Year of visit
  • 2005

Location

Adress: Kasteel 4, Heeswijk-Dinther, The Netherlands.

Website

Heeswijk Castle

Heeswijk Castle, locally known as Kasteel Heeswijk, lies west of the village of Heeswijk-Dinther, in the North Brabant province in the Netherlands.

The first castle at this site was built somewhere before 1100. The first mention of the castle is from 1156 when it is owned by a Count Almericus. It probably was a moated, round motte with a keep made of stone and wood on top. In the 13th century the castle becomes the property of the Van Benthum family through marriage. They probably enlarged the castle at the end of the 13th century with a round tower and a square gate tower.

Around 1370 Heeswijk Castle was sieged, but not taken, by the armies of Gelre and Gulick. After this the castle was bought by Willem van der Aa, a notable of Den Bosch. He started an ambitious plan to rebuilt the castle into a large square stronghold. Around 1400 the castle passed to the knight Hendrik van der Lecke. His daughter completed the building campaign around 1450.

In 1499 the castle and surrounding lands are bought by Cornelis de Glymes, Lord of Zevenbergen. He rebuilt the castle into a late-Gothic residence but preserved its defensive elements. In 1518 the castle was sieged again, but again not taken. This time by an army of Gelre, led by Maarten van Rossum. In 1554 the castle was bought by Jan, Count of East-Friesland. Prince Maurice of Orange tries in vain to take the castle in 1601 and 1603. In 1629 it falls into his hands without any resistance during his siege of the nearby town of Den Bosch.

Heeswijk Castle passes to Mathijs van Asperen in 1649 and was rebuilt into a baroque residence. It loses its defensive features. In July 1672 the French king Louis XIV and his army settle in the castle during their battle against the Dutch Republic. Also the English king Charles II and the bishops of Cologne and Munster, visit the castle were the Treaty of Heeswijk was signed. After the departure of the French army the castle was in a dilapidated state.

In 1684 the castle passes to the Van der Hoeven family who turned it into a comfortable mansion. In 1740 the castle goes to the Speelman family through marriage.

During the French Revolution in 1794 the castle serves as head-quarters for the English lieutenant-general Abercrombie and the English prince Ernst August. Successively the castle was occupied by the French general Pichegru to serve as head-quarters for his siege of Den Bosch.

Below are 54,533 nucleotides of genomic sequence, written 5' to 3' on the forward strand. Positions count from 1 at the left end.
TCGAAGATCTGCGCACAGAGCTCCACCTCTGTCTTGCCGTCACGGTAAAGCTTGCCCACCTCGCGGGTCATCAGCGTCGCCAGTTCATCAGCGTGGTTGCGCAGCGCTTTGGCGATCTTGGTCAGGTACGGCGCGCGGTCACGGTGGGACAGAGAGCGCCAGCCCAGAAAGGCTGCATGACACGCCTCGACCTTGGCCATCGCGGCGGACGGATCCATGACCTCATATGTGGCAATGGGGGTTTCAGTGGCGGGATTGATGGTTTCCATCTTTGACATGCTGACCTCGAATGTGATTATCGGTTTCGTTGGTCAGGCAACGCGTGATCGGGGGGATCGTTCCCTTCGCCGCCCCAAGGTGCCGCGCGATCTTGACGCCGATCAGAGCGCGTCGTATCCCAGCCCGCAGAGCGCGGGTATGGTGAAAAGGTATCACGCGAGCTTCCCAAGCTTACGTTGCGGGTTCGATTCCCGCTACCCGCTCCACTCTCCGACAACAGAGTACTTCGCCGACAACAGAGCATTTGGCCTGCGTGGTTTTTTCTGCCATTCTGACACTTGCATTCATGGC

In 1834 Heeswijk Castle was bought by the Belgian baron Andreas van den Bogaerde van Terbrugge. Again the castle gets rebuilt. He and his descendants were art collectors and decorated the castle with all kinds of art and the castle is partly used as a museum. In 1895 Alberic van den Bogaerde dies and leaves a strange testament behind; the castle has to remain unoccupied and in exactly the same state until 1963 when his youngest heir (a 12-year old boy) should reach his 80th birthday. A truly bizarre testament, even more so because in those times the life expectancy of men was a mere 45 years. The Van den Bogaerde family protests in court and get to sell large parts of the museum collection but the castle remained unoccupied.

During the Second World War the castle suffered only minor damage. In September 1944, during Operation Market Garden, the parachutists of the 101st Airborne Division landed around the castle.

In 1964 the descendants of Alberic van den Bogaerde move into the buildings on the bailey and restore the castle to give it its present appearance. These descendants have now all died and the castle is owned by the Heeswijk Castle Foundation. The castle is now used for all kinds of cultural activities.

When I visited the castle a wedding was going on, so I couldn't visit the interior. Oh well, that gives me a nice reason to visit it again!


Gallery

View the embedded image gallery online at:
http://www.castles.nl/heeswijk-castle#sigFreeId5efcc70b25

Year of visit
  • 2005

Location

Adress: Kasteel 4, Heeswijk-Dinther, The Netherlands.

Website